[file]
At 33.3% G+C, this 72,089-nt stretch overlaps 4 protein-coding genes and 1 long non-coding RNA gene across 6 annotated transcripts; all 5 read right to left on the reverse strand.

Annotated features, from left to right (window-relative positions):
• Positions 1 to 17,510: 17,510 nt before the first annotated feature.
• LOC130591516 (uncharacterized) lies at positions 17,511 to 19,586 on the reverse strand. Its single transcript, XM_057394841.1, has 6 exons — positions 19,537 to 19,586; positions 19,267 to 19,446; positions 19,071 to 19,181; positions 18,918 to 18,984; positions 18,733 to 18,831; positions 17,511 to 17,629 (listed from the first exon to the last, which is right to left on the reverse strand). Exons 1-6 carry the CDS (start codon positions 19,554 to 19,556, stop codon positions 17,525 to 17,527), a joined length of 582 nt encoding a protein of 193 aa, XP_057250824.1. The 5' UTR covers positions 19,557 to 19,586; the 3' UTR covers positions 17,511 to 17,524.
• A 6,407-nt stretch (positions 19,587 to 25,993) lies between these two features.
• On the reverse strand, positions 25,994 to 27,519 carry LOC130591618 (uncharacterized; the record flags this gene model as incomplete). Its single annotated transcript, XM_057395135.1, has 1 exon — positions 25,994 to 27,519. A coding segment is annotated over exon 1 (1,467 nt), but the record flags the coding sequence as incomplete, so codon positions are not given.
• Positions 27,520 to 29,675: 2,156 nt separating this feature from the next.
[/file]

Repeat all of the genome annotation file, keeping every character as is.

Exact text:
At 33.3% G+C, this 72,089-nt stretch overlaps 4 protein-coding genes and 1 long non-coding RNA gene across 6 annotated transcripts; all 5 read right to left on the reverse strand.

Annotated features, from left to right (window-relative positions):
• Positions 1 to 17,510: 17,510 nt before the first annotated feature.
• LOC130591516 (uncharacterized) lies at positions 17,511 to 19,586 on the reverse strand. Its single transcript, XM_057394841.1, has 6 exons — positions 19,537 to 19,586; positions 19,267 to 19,446; positions 19,071 to 19,181; positions 18,918 to 18,984; positions 18,733 to 18,831; positions 17,511 to 17,629 (listed from the first exon to the last, which is right to left on the reverse strand). Exons 1-6 carry the CDS (start codon positions 19,554 to 19,556, stop codon positions 17,525 to 17,527), a joined length of 582 nt encoding a protein of 193 aa, XP_057250824.1. The 5' UTR covers positions 19,557 to 19,586; the 3' UTR covers positions 17,511 to 17,524.
• A 6,407-nt stretch (positions 19,587 to 25,993) lies between these two features.
• On the reverse strand, positions 25,994 to 27,519 carry LOC130591618 (uncharacterized; the record flags this gene model as incomplete). Its single annotated transcript, XM_057395135.1, has 1 exon — positions 25,994 to 27,519. A coding segment is annotated over exon 1 (1,467 nt), but the record flags the coding sequence as incomplete, so codon positions are not given.
• Positions 27,520 to 29,675: 2,156 nt separating this feature from the next.